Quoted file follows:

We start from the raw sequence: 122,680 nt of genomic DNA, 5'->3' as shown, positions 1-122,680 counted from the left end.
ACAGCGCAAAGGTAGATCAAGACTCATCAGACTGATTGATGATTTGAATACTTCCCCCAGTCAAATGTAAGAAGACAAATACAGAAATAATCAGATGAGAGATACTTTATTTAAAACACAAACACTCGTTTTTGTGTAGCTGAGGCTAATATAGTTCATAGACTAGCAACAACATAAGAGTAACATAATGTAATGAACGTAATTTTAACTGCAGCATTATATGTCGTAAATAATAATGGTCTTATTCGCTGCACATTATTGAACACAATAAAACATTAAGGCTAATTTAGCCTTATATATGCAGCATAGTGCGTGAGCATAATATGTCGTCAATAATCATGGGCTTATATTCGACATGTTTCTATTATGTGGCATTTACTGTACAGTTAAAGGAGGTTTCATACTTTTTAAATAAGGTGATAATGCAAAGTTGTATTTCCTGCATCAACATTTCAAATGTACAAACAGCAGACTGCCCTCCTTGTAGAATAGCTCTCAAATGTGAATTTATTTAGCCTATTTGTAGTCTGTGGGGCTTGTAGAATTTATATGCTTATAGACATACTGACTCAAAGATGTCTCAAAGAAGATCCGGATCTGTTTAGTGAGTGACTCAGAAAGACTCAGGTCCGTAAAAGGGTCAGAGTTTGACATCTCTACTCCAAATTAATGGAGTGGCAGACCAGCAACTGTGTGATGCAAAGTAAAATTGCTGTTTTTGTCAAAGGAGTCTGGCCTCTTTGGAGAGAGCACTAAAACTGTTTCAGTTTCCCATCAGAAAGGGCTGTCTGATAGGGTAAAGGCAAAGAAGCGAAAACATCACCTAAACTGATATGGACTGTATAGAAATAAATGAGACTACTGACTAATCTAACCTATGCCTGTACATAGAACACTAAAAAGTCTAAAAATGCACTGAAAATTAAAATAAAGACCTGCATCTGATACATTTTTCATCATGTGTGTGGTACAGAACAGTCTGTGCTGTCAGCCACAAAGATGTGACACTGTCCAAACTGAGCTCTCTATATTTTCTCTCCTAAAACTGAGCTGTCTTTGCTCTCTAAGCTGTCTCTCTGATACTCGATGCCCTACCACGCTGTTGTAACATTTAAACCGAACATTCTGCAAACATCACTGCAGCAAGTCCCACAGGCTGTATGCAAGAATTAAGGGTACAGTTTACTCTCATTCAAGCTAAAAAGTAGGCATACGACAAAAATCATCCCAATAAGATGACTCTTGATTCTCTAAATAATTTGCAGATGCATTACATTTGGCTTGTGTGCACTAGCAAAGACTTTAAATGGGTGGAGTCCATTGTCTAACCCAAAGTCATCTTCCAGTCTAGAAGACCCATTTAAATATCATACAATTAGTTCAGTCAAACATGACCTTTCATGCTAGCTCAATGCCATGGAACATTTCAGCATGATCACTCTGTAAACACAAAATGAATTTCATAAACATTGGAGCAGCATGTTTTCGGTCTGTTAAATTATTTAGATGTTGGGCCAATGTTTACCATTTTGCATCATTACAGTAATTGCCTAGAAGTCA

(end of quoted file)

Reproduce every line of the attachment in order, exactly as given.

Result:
We start from the raw sequence: 122,680 nt of genomic DNA, 5'->3' as shown, positions 1-122,680 counted from the left end.
ACAGCGCAAAGGTAGATCAAGACTCATCAGACTGATTGATGATTTGAATACTTCCCCCAGTCAAATGTAAGAAGACAAATACAGAAATAATCAGATGAGAGATACTTTATTTAAAACACAAACACTCGTTTTTGTGTAGCTGAGGCTAATATAGTTCATAGACTAGCAACAACATAAGAGTAACATAATGTAATGAACGTAATTTTAACTGCAGCATTATATGTCGTAAATAATAATGGTCTTATTCGCTGCACATTATTGAACACAATAAAACATTAAGGCTAATTTAGCCTTATATATGCAGCATAGTGCGTGAGCATAATATGTCGTCAATAATCATGGGCTTATATTCGACATGTTTCTATTATGTGGCATTTACTGTACAGTTAAAGGAGGTTTCATACTTTTTAAATAAGGTGATAATGCAAAGTTGTATTTCCTGCATCAACATTTCAAATGTACAAACAGCAGACTGCCCTCCTTGTAGAATAGCTCTCAAATGTGAATTTATTTAGCCTATTTGTAGTCTGTGGGGCTTGTAGAATTTATATGCTTATAGACATACTGACTCAAAGATGTCTCAAAGAAGATCCGGATCTGTTTAGTGAGTGACTCAGAAAGACTCAGGTCCGTAAAAGGGTCAGAGTTTGACATCTCTACTCCAAATTAATGGAGTGGCAGACCAGCAACTGTGTGATGCAAAGTAAAATTGCTGTTTTTGTCAAAGGAGTCTGGCCTCTTTGGAGAGAGCACTAAAACTGTTTCAGTTTCCCATCAGAAAGGGCTGTCTGATAGGGTAAAGGCAAAGAAGCGAAAACATCACCTAAACTGATATGGACTGTATAGAAATAAATGAGACTACTGACTAATCTAACCTATGCCTGTACATAGAACACTAAAAAGTCTAAAAATGCACTGAAAATTAAAATAAAGACCTGCATCTGATACATTTTTCATCATGTGTGTGGTACAGAACAGTCTGTGCTGTCAGCCACAAAGATGTGACACTGTCCAAACTGAGCTCTCTATATTTTCTCTCCTAAAACTGAGCTGTCTTTGCTCTCTAAGCTGTCTCTCTGATACTCGATGCCCTACCACGCTGTTGTAACATTTAAACCGAACATTCTGCAAACATCACTGCAGCAAGTCCCACAGGCTGTATGCAAGAATTAAGGGTACAGTTTACTCTCATTCAAGCTAAAAAGTAGGCATACGACAAAAATCATCCCAATAAGATGACTCTTGATTCTCTAAATAATTTGCAGATGCATTACATTTGGCTTGTGTGCACTAGCAAAGACTTTAAATGGGTGGAGTCCATTGTCTAACCCAAAGTCATCTTCCAGTCTAGAAGACCCATTTAAATATCATACAATTAGTTCAGTCAAACATGACCTTTCATGCTAGCTCAATGCCATGGAACATTTCAGCATGATCACTCTGTAAACACAAAATGAATTTCATAAACATTGGAGCAGCATGTTTTCGGTCTGTTAAATTATTTAGATGTTGGGCCAATGTTTACCATTTTGCATCATTACAGTAATTGCCTAGAAGTCA